One great example of geriatric care of an animal is Potter Park Zoo’s snow leopard, Little Girl. This year she will turn 20. The median life expectancy for snow leopards is 15 years. But what does median life expectancy mean? If a snow leopard survives its first year of life, it has a 50% chance of dying before it turns 15 and a 50% chance of dying after 15. This is different from longevity, which is the oldest age any snow leopard has reached. The longest lived snow leopard was 22 years old; that’s roughly equivalent to a human living to be 122 years old. Little Girl is not quite as old as the oldest snow leopard on record, but she has still outlived many other snow leopards in the world. In contrast, in the harsh conditions snow leopards in the wild reside in and the physiological cost of providing for basic needs such as meals, research indicates an 8-10 year old animal is considered near the end of its life expectancy.
Due to her advanced age, animal care staff and veterinary staff have developed a plan of care that includes regular blood testing to monitor her kidney function (a common ailment in older cats), increased access to food, regular weigh ins, a heated box during the winter months and straw or padding in some of her preferred rest areas.
The keeper staff that care for Little Girl have spent many hours training her through positive reinforcement. In this method of training, the animal is rewarded for exhibiting a specific behavior when the keeper asks for it – either verbally or through a physical cue. Early behaviors trained are often very simple and grow with complexity as the animals’ understanding increases. The more behaviors an animal is able to successfully learn, the easier it is to meet their husbandry and medical needs.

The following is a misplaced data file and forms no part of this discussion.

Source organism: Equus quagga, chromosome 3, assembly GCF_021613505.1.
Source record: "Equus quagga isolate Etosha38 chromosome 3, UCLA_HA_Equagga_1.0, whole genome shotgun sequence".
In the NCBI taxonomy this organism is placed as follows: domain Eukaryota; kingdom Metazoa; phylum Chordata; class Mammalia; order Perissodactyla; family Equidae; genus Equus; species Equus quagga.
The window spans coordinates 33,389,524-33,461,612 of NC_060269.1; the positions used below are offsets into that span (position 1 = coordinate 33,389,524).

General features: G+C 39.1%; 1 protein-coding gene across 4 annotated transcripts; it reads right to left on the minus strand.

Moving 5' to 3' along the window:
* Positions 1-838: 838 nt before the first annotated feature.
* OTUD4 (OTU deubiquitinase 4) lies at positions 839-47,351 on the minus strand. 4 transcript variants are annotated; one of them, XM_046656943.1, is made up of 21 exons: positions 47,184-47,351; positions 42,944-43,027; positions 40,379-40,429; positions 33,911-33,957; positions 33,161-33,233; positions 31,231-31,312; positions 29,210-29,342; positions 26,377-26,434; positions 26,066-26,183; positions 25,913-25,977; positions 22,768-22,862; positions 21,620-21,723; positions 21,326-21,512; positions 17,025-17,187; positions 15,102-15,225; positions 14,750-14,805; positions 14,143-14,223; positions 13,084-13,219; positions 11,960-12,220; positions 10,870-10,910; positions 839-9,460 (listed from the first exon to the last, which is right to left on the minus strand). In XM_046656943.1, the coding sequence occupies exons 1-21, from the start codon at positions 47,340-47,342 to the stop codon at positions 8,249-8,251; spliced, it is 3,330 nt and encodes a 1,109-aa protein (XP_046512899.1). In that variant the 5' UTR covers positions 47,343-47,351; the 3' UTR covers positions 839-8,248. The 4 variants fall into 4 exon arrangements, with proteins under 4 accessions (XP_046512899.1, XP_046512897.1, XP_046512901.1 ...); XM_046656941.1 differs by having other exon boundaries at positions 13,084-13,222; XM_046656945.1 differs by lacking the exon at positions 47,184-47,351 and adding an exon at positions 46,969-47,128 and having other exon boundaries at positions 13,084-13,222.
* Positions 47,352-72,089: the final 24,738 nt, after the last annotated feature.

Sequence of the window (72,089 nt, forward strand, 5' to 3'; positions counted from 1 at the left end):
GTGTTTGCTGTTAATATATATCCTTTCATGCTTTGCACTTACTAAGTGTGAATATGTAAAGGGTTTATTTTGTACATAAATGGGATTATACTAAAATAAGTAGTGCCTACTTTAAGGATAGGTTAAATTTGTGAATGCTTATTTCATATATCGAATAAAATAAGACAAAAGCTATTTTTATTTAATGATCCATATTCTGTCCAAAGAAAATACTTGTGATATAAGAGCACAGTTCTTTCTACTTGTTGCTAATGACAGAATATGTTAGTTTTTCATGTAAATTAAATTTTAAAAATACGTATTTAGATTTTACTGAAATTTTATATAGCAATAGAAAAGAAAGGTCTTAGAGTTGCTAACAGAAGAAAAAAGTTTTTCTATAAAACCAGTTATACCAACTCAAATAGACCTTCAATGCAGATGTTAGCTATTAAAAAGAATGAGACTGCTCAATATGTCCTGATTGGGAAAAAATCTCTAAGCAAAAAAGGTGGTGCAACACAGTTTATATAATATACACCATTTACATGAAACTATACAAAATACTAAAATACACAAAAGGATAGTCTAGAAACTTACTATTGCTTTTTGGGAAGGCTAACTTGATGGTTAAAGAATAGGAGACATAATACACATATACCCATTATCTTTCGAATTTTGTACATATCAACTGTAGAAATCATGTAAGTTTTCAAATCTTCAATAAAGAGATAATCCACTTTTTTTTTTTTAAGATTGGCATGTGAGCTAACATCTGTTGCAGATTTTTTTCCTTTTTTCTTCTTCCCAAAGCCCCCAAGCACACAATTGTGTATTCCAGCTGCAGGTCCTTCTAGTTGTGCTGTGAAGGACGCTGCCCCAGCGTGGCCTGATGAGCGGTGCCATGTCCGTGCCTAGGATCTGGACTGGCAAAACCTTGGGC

At this point in her training Little Girl willingly gets on the scale to be weighed and allows staff to look at her eyes, draw blood from her tail, palpate her abdomen, and even perform ultrasound. With training, getting a blood sample takes a matter of minutes. It is much more complicated to get a blood sample if we are required to place her under anesthesia every time we want to check her blood values.
Potter Park Zoo is home to many elderly animals, and like other accredited zoos across the country we give them exceptional care. One of the principles we stand by is one of ‘whole life care’. Older animals stay at the zoo throughout their lives. From penguin to tiger to otter the animals get the best care possible every day of their life.
Some examples of our elderly animals compared to their AZA median life expectancy (MLE):
Little Girl the snow leopard – 20 years (MLE = 15 years)
Loko the male Mandrill – 25 years (MLE = 20.1 years)
Oliver the male Northern Tree Shrew – 8 years (no MLE data, but he’s the oldest in the AZA SSP population)
Vinny the King Vulture – 50 years (no MLE data, but Vinny has been at Potter Park Zoo since 1989)
Ophelia the female Tufted deer – 18 years (MLE = 10 years)
Green Aracari – 13 years (MLE = 7.9 years)
Southern 3 banded armadillo – 23 years (MLE = 16.2 years)
Magellanic Penguin – 18 years (MLE = 8.5 years)
Puerto Rican crested toad – 11 years (MLE = 5.2 years)